Knowing the shape of your marketing budget, that is how much you’re spending in supporting each step of a buying decision, puts you in a powerful place. Yesterday, I walked you through a six-step process to get visual snapshot of your marketing budget. Today, I’m running you through the sorts of shapes you typically find to support different strategies.
Budget shapes to support different buying decisions
The emphasis of your marketing spend will vary according to the type of decision the buyer is making. Picture a continuum where low-value, low-complexity decisions are on the left (think can of soft drink or envelopes for the stationery cupboard), and high-value, high-complexity decisions are on the right (think family holiday or software system for a team). There are typically three highly effective budget shapes I’ve encountered that can be mapped against this:
- The Crescent: If your business model needs a high number of relatively low value sales, you’ll typically need to keep the Taps running and work hard to generate multiple repeat purchases from existing customers. This is often most true in product or transactional businesses.
- The Sail: Where you need a steady flow of medium value sales, and then enter into a one-to-one relationship with someone, it’s often getting over that first purchase hurdle that takes the most effort. This might be a consultancy or business services company.
- The Ski Slope: This is especially true of low volume, high value, sales. Particularly where there’s a mix of product and service. Large IT systems design, implementation and servicing are an example of where this budget shape is often seen.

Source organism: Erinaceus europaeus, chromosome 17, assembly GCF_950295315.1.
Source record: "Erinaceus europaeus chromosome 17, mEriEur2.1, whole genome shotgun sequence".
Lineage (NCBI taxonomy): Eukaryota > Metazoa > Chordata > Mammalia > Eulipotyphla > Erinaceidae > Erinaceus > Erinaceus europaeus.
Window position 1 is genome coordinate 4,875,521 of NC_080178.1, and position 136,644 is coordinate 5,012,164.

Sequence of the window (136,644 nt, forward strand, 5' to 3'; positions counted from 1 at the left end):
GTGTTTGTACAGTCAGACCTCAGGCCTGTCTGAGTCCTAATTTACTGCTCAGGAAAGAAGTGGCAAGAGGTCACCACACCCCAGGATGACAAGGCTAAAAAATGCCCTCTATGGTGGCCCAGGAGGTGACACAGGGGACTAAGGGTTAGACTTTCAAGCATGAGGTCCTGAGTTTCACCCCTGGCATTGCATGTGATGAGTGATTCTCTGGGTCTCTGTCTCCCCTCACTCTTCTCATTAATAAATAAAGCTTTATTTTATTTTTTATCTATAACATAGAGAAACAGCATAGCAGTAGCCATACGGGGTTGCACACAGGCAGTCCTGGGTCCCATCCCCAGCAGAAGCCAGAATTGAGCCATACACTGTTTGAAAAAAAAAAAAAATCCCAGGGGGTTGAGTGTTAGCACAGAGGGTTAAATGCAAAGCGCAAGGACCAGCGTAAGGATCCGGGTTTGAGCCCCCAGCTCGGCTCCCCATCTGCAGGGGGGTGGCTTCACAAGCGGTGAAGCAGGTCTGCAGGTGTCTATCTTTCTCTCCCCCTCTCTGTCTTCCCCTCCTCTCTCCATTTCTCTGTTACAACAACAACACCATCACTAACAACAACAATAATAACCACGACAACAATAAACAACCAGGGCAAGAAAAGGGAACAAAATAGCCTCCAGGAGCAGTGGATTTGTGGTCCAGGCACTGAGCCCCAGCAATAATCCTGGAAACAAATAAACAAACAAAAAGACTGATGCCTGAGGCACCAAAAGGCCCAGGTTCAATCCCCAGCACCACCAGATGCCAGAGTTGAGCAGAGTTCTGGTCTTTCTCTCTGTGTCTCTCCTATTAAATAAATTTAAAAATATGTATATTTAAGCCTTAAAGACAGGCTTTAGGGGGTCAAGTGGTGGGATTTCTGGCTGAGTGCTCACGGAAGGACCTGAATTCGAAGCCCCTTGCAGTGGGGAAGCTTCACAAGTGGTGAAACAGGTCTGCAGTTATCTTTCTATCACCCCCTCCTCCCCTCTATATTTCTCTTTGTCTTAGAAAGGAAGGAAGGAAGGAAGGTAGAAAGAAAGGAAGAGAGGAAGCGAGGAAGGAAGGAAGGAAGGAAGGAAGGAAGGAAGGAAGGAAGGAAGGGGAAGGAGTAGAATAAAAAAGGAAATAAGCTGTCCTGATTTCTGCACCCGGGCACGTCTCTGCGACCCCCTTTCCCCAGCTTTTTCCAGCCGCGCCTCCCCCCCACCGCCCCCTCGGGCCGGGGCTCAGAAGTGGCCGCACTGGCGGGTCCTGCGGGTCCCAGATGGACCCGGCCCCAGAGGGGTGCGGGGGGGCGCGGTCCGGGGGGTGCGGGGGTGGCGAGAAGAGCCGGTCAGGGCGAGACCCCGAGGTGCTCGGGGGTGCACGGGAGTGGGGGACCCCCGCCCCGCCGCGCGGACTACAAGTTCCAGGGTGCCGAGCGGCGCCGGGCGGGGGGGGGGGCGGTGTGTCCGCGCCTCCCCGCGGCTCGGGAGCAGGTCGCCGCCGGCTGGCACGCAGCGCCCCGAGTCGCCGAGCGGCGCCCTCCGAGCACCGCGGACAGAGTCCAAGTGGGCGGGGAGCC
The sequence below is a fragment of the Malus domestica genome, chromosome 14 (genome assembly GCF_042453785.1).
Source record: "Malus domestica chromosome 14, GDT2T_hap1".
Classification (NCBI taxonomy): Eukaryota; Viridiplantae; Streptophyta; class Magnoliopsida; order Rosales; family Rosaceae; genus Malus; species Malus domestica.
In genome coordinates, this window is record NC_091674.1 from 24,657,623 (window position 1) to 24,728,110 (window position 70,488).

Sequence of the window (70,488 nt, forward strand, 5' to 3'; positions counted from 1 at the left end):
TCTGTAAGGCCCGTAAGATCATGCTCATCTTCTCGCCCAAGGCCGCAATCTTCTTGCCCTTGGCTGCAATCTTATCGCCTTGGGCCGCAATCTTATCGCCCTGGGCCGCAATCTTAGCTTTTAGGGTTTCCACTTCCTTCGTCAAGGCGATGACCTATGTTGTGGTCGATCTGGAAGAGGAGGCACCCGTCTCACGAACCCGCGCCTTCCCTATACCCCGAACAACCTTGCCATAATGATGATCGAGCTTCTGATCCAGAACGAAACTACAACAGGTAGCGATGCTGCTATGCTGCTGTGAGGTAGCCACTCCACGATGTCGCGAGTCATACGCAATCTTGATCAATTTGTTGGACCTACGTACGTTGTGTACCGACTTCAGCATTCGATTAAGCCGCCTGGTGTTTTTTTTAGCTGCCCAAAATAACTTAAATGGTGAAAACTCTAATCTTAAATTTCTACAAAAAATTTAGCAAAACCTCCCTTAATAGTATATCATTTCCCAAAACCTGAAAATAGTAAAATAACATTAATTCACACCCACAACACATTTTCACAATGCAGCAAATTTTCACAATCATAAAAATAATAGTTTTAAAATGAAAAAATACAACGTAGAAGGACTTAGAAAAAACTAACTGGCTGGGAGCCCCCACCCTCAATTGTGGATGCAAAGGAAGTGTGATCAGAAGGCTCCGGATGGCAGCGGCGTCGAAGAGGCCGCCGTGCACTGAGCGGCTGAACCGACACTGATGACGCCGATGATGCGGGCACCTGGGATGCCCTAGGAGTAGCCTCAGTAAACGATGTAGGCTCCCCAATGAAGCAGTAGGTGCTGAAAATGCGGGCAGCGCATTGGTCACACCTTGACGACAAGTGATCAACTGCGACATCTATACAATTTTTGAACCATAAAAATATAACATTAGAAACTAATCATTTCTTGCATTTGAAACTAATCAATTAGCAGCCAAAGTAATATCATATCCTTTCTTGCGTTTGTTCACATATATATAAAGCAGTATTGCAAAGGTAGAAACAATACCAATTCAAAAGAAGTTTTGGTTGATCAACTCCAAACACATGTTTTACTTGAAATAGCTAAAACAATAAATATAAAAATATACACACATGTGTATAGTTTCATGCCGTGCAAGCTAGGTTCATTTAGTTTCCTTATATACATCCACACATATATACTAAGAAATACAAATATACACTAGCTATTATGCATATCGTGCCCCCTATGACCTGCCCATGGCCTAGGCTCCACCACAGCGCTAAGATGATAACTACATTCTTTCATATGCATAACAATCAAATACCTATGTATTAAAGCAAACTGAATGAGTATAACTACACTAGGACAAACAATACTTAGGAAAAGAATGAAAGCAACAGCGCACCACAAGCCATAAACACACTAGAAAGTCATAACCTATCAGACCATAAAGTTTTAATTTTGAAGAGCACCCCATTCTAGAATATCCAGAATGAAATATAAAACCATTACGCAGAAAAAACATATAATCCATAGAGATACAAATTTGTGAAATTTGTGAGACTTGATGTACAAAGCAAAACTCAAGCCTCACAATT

Budget shapes to support different market maturity
Your budget shape will also depend on how well established your offering is. It stands to reason that if nobody knows about you, you’ll need to spend more on generating awareness and explaining what’s on offer. For more established offerings, you can often reduce your spend at the top end of the process because your offer is well understood, redirecting this to maintaining and growing your income and referral value of existing customers.
Finding the budget shape that’s right for your business
This may look highly scientific, but it is important to remember that it is a visual representation of a subjective view. Powerful, but subjective.
The subjectivity here is in how much impact different techniques have at different stages. As you’ve gone through your planning using the Watertight Marketing principles you should have selected an appropriate marketing tool or technique for each task, giving you a good sense of which marketing has an impact where. Whilst this locates the main task on which each activity has an impact, this planning technique allows you to show the more nuanced view of a tool or technique having a level of impact at multiple stages.
If you want to add some rigour or increased objectivity to this, there are a few ways to decide on how much influence a given technique has on each step. You can:
- Run a workshop with key people from sales, marketing and service to agree an apportionment.
- Conduct surveys or focus groups with customers to get them to assess what they saw and responded to at each stage. (This can be tricky, as people often post-rationalise decision making, meaning that emotional stimuli are downplayed).
- A best guess – this is honestly a good starting point.
- A combination of all of the above.
In most small business settings, I’d recommend that you start by using your judgement, and then seek to firm it up with evidence and feedback over time.
© Bryony Thomas – The Watertight Marketer | Illustrations by Lizzie Everard.
Author & Founder, Watertight Marketing
Bryony Thomas is the creator of the multi-award winning Watertight Marketing methodology, captured in her best-selling book of the same name. She is one of the UK's foremost marketing thinkers, featured by the likes of Forbes, The Guardian, Business Insider and many more, and in-demand speaker for business conferences, in-house sales days and high-level Board strategy days.